Buffalo, NY, February 8, 2022– A recent Centivo survey of employees with employer-sponsored health insurance revealed that the healthcare affordability crisis is having a detrimental impact on overall financial wellbeing and behaviors. In fact, nearly three in five (59%) survey respondents say they had to make financial sacrifices due to significant medical expenses over the past two years. These findings come from the Centivo Healthcare and Financial Sacrifices Survey, 2021. Centivo conducted the survey in August 2021 among 805 US adults ages 18-64 with employer-sponsored private health insurance.
The most common financial sacrifices made by respondents regarding household necessities included cutting back on groceries (51%) and utilities (22%). Alarmingly, one in ten report a significant medical expense has even caused them and their families to skip meals/go hungry (see Figure 1).
Significant medical expenses also caused problematic behaviors among those making financial sacrifices, such as taking on credit card debt (60%), completely depleting savings (37%) and borrowing from retirement accounts (23%).
“One of the root causes of the healthcare affordability crisis for US workers is the prevalence of sky-high deductibles,” said Ashok Subramanian, CEO, Centivo. “These high deductibles are often paired with low premiums that ‘make budgets work’ but are also a financial gamble that far too many workers are losing. It’s appalling that we’re seeing people who are insured through their employers withdraw money from their retirement accounts and even go hungry due to medical bills.”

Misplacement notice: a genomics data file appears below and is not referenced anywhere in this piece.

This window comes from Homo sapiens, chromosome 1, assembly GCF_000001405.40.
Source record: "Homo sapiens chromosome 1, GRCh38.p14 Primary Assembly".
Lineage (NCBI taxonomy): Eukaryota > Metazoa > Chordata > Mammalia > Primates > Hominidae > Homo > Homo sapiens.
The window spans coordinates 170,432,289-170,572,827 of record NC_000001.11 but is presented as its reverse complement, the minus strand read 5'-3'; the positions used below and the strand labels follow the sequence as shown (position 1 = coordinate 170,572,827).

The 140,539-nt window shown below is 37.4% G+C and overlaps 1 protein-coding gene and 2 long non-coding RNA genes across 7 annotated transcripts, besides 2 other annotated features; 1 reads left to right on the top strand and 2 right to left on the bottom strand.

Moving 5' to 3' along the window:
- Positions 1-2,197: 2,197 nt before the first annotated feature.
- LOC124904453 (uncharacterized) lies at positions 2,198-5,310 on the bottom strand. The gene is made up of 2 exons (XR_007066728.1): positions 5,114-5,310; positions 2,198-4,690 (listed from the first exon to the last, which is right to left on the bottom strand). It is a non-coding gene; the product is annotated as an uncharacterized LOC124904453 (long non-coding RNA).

The problematic role of high deductibles is exemplified by the survey finding that more than half (54%) of insured workers with deductibles of $4,000 or more reported incurring a significant medical expense; far higher than lower deductible levels (see Figure 2). And emergency savings levels are insufficient; 43% of respondents with a deductible of $4,000 or more said they do not have the funds to cover that amount.
“Employers and their advisors must factor in these downstream financial impacts when examining their health benefit strategies,” said Subramanian. “They should consider lowering or eliminating deductibles while at the same time elevating and emphasizing advanced primary care and all of its well-documented positive health and financial outcomes. These are practical, realistic steps employers can take in restoring healthcare affordability for workers and their families.”
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About the Centivo Healthcare and Financial Sacrifices Survey, 2021
Centivo engaged SSRS, a full-service survey and market research firm known for innovative methodologies and optimized research designs, to gain an understanding of the financial sacrifices people must make due to unexpected medical expenses. SSRS conducted the survey in August 11-24, 2021. Responses come from 805 US adults ages 18-64 who have maintained private employer-sponsored health insurance coverage for at least the past two years. Respondents were selected from the SSRS Opinion Panel, SSRS’s Probability-based panel sample, and completed via the web using a self-administered online survey. The margin of error is +/-4.5% for all 805 respondents, +/-8.2 for financial sacrifices made (254 respondents) and +/-10.7% for the questions related to specific financial sacrifices (149 respondents).
Centivo is a new type of health plan anchored around leading providers of value-based care. Centivo saves self-funded employers 15 percent or more compared to traditional insurance carriers and is easy to use for employers and employees. Our mission is to bring affordable, high-quality healthcare to the millions of working Americans who struggle to pay their healthcare bills. With Centivo, employers can offer their employees affordable and predictable costs, a high-tech member experience, exceptional service, and a range of benefit options including both proprietary primary care-centered ACO models as well as traditional networks. For more information, visit centivo.com or follow us @Centivo on LinkedIn or @CentivoHealth on Twitter.
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